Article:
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Genealogy News Bytes – 21 May 2019

Some of the genealogy news items across my desktop the last four days include:

1)  News Articles:

Ancestry® Surpasses 15 Million Members in its DNA Network, Powering Unparalleled Connections and Insights

3)  Genealogy Education – Webinars:

 GeneaWebinars Calendar

*  Upcoming Family Tree Webinar – Tuesday, 21 May, 5 p.m. PDT:  Valid and Unsound Assumptions: What Was She Thinking?, by Jeanne Bloom

*  Upcoming Family Tree Webinar – Wednesday, 22 May, 11 a.m. PDT:  Google Drive: an Office in the Cloud, by DearMYRTLE and Russ Worthington

*  Upcoming Family Tree Webinar – Friday, 24 May, 11 a.m. PDT:  Compiling a Military Service Record, by Craig R. Scott

4)  Genealogy Education – Podcasts:

*  Fisher’s Top Tips Podcast:  #72: What Will Happen to Your Stuff?

*  Research Like a Pro Podcast:  RLP 45 – Three Reasons to Revisit Your Research

5)  Genealogy Videos:

*  DearMYRTLE YouTube:  What is “Art Glitter Glue?”
*  Family History Fanatics YouTube:  Your DNA Can Help Law Enforcement – A Segment of DNA
*  DNA Family Trees YouTube:  What’s New This Week on Ancestry?
*  Genealogy TV YouTube:  Find A Grave – Top 5 Tips

8)  Did you miss the last Genealogy News Bytes – 17 May 2019?


Copyright (c) 2019, Randall J. Seaver

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How to Research Your Family Health

Genetics is an important part of any family tree, as well as any single person’s personal health. Once you understand how the process of inheriting health traits works, it is time to start researching your pedigree. This can be a difficult process, but by taking a close look at your parents’ health histories, and then continuing to work your way back through the generations, you can help you and your children maintain good health conditions or be prepared for problems that may develop in the future. Not everything is treatable or preventable, but knowing your family health history will help you and your doctor make the most educated decisions possible.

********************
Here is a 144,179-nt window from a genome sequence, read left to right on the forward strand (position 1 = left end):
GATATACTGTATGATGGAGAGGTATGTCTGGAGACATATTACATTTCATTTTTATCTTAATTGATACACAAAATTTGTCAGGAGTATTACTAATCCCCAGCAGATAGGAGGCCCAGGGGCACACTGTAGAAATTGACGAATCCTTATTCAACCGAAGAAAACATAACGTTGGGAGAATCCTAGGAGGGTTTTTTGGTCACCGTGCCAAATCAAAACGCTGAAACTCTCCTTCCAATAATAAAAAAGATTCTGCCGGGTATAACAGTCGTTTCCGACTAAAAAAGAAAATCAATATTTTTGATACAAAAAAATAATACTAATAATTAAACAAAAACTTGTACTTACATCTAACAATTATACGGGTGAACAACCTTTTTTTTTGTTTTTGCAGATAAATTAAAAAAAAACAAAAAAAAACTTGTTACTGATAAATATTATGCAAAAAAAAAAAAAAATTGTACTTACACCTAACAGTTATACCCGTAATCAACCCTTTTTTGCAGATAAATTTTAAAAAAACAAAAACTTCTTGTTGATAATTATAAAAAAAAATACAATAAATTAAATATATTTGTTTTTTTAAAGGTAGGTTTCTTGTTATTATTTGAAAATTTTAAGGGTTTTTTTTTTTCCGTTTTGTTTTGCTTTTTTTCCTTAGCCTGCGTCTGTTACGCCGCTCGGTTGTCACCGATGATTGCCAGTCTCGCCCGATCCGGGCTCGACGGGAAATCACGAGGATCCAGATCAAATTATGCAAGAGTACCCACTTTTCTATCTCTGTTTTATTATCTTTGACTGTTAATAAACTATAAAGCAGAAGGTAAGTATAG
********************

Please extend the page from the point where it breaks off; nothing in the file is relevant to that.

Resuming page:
When you begin to compile a family health history, your first step is to record information for yourself and your closest living relatives. Even if your grandparents or parents are not living anymore, by speaking to uncles, aunts, and cousins, you can determine some of the diseases that may be common in your family. Record this information carefully and then ask your doctor for help interpreting it. For example, if your sister has a disease that is only possible by receiving two faulty genes, both of your parents and at least two of your grandparents must have been carriers. This means there’s a chance that you are a carrier as well, and you should find your husband’s status to determine if your future children will be at risk.

There are many resources for finding family history. After speaking with relatives who are still living about personal health, ask if they have any information about relatives who have since passed away. You can also check death records for causes of death, which is important if they died due to a specific genetic disease, rather than naturally of old age or by accident. Military records are also an excellent source for this, as are immigration records. Remember, to establish a good family heath history, you don’t need to go back in time 20 generations-four or five should be enough to trace the majority of genetically transmitted diseases that are common in your family.

Once you gather this information, organize it for your doctor and then ask his advice if you see any trends or patterns. Also, consider sharing your findings with everyone in your family. Although you may want to keep you health records private, if your family is at risk, the ethical thing to do is share this information.